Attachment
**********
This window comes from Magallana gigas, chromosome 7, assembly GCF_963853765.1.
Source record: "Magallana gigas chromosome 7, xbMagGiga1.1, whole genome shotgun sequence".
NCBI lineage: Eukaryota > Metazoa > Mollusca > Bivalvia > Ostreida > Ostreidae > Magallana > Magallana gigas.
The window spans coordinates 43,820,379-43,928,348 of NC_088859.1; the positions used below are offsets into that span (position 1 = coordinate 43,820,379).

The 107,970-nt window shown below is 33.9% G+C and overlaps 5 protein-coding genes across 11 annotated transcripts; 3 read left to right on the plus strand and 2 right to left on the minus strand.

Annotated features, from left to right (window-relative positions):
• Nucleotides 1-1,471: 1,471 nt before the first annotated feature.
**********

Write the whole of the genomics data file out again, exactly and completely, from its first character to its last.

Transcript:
This window comes from Magallana gigas, chromosome 7, assembly GCF_963853765.1.
Source record: "Magallana gigas chromosome 7, xbMagGiga1.1, whole genome shotgun sequence".
NCBI lineage: Eukaryota > Metazoa > Mollusca > Bivalvia > Ostreida > Ostreidae > Magallana > Magallana gigas.
The window spans coordinates 43,820,379-43,928,348 of NC_088859.1; the positions used below are offsets into that span (position 1 = coordinate 43,820,379).

The 107,970-nt window shown below is 33.9% G+C and overlaps 5 protein-coding genes across 11 annotated transcripts; 3 read left to right on the plus strand and 2 right to left on the minus strand.

Annotated features, from left to right (window-relative positions):
• Nucleotides 1-1,471: 1,471 nt before the first annotated feature.